By Julian Molina

Renovation projects in the church context are never easy, but they feel especially complicated if you are a student pastor, renovating your student space.  Attempting to renovate ANYTHING will take several “committee meetings” while juggling the day-to-day responsibilities of running a ministry, but if you are committed to changing your space, you must keep your eye on the prize.

So as a student minister in the Methodist church, here is my story:

Our student room was called: “The Youth Lounge”.  The Youth Lounge was a long room that contained:

  • a 4 by 8 foot stage in the MIDDLE of the room.
  • beat up kitchen cabinets with dozens of expired peanut butter jars.
  • old, non-functional TVs with no remote.
  • a dozen paintings of the last supper.
  • stained carpet that could be interpreted for UFO carpet circles.
  • painted walls that could be the set for a 1980s TV show.

Not only did this room need a serious cleaning but it needed a major renovation.

My first priority was to clean and sanitize this student space NOW. After a “bring-your-broom-to-church night”, we started cleaning and tossing out things like crazy.  We had a garage sale that was more of a Christian finders keepers game. If you saw it, then the Lord wanted you to have it!

After cleaning, I wanted to redesign our student space, and it was going to cost an estimated $80,000.  As I shared my vision for an $80,000 room, everyone thought I was crazy!

Over and over I heard:

“You are dreaming way too big”

“Getting your students’ hopes up and not coming through will just disappointment them”

“A project like this takes years”

” Let’s face it– renovating this Youth Lounge is just impossible”

Now, like many student pastors, if you tell me I CAN’T do something, I am going to do everything in my power to make it happen!

After one anonymous donor gave $6,000 toward our project, I was able to convince our church committee that we could do this! Sitting through several finance meetings, I received the approval to begin a three month campaign to raise the funds for our project. Wait, what?! That’s right, we had three months to raise $80,000, and I responded with what any student minister would have said, “Thank you so much. Now, who wants to be the first to donate toward this project?”

No exaggeration, many donations were made that night from members of the committee. It took us two and a half months to raise the money we needed through donations and pledges from Sunday school classes, college students, and members of the church.

I was overwhelmed with the immediate response and UNITY of the church to make “The Warehouse” (our newly named student space) possible.

There may be times that you also begin to listen to the chatter and criticisms around you, but continue to share your ideas, visions and passion.  There are people in your church who believe in you and will embrace your vision even if others vocally (and constantly) doubt you.

Here are some guidelines that I found helpful when rebuilding, redesigning and renovating:

  • Recruit student leaders and workers:  Find your student leaders within the group. Get them excited about the vision and plans of your new student room and ask them to participate by helping clean, prepare and renovate the room. They can also pull in their friends to help!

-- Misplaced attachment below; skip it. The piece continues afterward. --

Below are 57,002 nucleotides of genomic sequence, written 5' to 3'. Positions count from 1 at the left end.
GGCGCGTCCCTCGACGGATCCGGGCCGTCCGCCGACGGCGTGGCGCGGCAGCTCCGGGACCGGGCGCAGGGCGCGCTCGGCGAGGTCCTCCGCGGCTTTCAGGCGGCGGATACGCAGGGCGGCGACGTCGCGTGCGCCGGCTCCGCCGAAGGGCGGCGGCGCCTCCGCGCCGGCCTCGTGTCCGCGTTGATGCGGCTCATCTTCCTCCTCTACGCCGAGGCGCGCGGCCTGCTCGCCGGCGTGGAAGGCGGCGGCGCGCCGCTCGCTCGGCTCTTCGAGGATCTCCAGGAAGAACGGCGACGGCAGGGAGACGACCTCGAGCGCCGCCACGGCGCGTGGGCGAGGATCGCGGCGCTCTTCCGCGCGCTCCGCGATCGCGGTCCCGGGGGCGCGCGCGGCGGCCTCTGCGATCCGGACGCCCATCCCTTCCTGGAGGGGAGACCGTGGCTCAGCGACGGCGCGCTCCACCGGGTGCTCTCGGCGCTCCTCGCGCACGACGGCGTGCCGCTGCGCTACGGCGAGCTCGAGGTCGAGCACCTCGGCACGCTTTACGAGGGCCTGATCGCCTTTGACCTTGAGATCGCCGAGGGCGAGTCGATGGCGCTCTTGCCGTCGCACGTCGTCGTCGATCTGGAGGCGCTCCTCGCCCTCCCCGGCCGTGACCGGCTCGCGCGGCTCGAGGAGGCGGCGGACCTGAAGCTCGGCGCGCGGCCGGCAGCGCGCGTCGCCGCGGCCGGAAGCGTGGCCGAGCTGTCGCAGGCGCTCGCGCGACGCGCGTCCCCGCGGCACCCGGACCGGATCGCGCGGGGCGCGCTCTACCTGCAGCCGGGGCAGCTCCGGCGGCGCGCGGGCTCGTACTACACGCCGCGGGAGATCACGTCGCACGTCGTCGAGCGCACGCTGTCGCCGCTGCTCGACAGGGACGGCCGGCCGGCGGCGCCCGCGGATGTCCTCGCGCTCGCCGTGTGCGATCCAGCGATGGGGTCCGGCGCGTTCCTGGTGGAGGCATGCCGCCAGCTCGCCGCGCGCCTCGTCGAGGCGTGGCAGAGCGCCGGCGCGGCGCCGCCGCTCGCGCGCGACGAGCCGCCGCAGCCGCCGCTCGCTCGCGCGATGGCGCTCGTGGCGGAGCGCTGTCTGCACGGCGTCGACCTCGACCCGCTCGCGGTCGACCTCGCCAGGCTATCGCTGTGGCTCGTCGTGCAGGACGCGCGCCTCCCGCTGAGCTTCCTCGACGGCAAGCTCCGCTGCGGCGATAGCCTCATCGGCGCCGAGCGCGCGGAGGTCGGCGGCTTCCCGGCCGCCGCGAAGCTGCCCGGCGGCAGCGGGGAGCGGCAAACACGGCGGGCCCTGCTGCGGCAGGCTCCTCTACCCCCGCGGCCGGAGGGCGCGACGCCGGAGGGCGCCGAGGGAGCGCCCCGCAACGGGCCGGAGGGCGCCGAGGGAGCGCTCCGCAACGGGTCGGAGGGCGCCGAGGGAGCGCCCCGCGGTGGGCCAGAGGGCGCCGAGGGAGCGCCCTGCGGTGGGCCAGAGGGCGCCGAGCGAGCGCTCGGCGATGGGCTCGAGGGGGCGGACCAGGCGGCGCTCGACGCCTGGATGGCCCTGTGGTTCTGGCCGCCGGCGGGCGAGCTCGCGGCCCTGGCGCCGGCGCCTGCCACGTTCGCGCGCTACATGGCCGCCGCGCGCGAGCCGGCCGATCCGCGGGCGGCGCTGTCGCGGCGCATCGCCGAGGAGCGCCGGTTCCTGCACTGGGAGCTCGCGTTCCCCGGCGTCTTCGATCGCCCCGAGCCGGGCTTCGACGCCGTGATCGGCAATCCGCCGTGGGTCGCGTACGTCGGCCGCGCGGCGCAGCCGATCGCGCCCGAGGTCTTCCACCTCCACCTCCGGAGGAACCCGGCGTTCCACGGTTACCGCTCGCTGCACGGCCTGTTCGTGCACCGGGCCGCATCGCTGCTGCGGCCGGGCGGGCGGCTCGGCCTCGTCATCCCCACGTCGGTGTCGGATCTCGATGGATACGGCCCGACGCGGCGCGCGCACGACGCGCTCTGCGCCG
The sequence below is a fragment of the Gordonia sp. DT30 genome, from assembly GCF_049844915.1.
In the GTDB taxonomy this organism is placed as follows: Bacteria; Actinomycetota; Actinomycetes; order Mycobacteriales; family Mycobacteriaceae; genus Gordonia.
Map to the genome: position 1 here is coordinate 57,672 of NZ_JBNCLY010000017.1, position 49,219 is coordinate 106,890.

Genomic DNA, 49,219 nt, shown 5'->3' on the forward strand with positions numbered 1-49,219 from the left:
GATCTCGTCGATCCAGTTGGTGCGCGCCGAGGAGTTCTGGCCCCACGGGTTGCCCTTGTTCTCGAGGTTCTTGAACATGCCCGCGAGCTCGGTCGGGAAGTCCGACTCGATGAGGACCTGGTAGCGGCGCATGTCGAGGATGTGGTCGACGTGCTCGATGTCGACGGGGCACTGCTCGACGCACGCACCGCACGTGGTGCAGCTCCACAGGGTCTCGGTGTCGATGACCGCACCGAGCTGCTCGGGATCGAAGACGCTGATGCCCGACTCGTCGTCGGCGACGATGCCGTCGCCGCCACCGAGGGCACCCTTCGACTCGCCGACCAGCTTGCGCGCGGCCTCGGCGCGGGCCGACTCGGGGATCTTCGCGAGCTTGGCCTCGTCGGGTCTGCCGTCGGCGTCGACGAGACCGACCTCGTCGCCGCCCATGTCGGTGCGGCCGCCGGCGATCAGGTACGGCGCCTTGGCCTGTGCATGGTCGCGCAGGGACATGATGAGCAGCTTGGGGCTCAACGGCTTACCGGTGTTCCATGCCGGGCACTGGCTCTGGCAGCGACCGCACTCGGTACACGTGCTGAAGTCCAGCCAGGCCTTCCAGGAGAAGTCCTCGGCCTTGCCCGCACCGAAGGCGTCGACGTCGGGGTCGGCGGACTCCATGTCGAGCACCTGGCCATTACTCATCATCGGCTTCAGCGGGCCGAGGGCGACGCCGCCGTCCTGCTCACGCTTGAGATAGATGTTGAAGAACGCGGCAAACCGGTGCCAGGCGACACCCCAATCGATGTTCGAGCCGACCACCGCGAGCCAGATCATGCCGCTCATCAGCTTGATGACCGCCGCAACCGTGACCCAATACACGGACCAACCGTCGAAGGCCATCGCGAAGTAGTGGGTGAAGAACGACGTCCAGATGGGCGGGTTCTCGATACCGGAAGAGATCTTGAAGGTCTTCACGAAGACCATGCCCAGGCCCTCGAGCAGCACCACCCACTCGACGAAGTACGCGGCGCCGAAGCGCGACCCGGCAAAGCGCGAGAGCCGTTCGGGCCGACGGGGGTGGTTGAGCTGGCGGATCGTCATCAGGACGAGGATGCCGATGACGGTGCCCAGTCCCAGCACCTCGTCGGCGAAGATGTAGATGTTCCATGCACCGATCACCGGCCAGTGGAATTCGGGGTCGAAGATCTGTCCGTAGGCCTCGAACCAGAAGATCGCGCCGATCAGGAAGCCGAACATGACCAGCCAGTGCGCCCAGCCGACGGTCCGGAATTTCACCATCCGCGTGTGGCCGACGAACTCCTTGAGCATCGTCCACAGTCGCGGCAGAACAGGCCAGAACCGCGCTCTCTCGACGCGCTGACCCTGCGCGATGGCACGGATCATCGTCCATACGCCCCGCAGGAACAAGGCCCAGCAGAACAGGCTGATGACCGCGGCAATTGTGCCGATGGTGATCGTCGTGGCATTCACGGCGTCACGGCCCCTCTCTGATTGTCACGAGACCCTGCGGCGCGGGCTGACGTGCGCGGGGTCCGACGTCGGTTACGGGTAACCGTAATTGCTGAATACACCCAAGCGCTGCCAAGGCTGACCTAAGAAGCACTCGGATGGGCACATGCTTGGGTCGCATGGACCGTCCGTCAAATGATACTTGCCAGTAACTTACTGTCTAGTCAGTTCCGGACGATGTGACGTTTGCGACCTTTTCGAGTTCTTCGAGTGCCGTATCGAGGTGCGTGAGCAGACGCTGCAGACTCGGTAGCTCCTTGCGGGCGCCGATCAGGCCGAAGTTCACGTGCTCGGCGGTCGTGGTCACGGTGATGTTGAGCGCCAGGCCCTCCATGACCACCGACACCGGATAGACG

• Develop a support team:  Find your spiritual and financial supporters and get them involved with the goals you have set for the new space. Build a team that listens, supports and isn’t afraid to give you some constructive criticism. Remember, you are there to do the dirty work, but it’s impossible to accomplish a project without the unity of a team of supporters.  This support team functions as your cabinet of trusted individuals who help you keep the ball rolling.
  • Find time to keep growing spiritually:  I am going to warn you:  Undertaking this renovation project is a lot of tough and tiring work.  So it is really important to make time for refilling your spiritual tank.
  • Designing a room for THEM:  It makes no sense to recreate a room with an environment that doesn’t fit the personality of all your students. So keep asking your trusted and committed students about what they want in their room.  Make sure to run so of the plans by them.  Bottom line constantly pray and remind yourself that it’s not about your personal taste. It’s about them.

Throughout the project, I had to keep reminding myself of why I was committed to renovating our student room.  I strongly believe that if we created an irresistible environment, we have a better chance for students, new and old, to have a relationship with God and others.  It really is all about relationships.  You cannot force group chemistry, but you can create an environment that invites and encourages interaction and relational time well spent.



IMG_2821-1Julian Molina
Director of Youth & Young Adults Asbury United Methodist Church

My name is Julian Molina, I’m Trilingual (English, Español, Catalán) I love baseball, golf, traveling and a good snowboarding session. I have been in Youth Ministry for 12+ yrs. I’ve been preaching since I was 7 yrs. old. I have spoken in several leadership conferences, radio stations, local television stations, summer camps.  I am currently the Youth & Young Adult Minister for Asbury UMC in Little Rock Arkansas. My specialty is redesigning youth rooms and helping churches build vibrant youth programs that create solid and lasting leadership.


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